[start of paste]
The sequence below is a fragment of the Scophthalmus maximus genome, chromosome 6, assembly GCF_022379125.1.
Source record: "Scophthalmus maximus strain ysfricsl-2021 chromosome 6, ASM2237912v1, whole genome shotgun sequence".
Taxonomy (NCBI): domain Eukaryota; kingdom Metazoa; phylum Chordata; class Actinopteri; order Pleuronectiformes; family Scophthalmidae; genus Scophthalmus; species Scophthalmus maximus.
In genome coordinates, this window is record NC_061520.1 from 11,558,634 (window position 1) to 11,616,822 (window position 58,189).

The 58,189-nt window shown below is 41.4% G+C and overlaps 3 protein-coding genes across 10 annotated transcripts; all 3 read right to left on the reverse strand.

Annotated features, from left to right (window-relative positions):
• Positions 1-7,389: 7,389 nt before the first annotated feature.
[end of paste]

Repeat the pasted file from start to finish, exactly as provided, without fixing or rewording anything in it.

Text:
The sequence below is a fragment of the Scophthalmus maximus genome, chromosome 6, assembly GCF_022379125.1.
Source record: "Scophthalmus maximus strain ysfricsl-2021 chromosome 6, ASM2237912v1, whole genome shotgun sequence".
Taxonomy (NCBI): domain Eukaryota; kingdom Metazoa; phylum Chordata; class Actinopteri; order Pleuronectiformes; family Scophthalmidae; genus Scophthalmus; species Scophthalmus maximus.
In genome coordinates, this window is record NC_061520.1 from 11,558,634 (window position 1) to 11,616,822 (window position 58,189).

The 58,189-nt window shown below is 41.4% G+C and overlaps 3 protein-coding genes across 10 annotated transcripts; all 3 read right to left on the reverse strand.

Annotated features, from left to right (window-relative positions):
• Positions 1-7,389: 7,389 nt before the first annotated feature.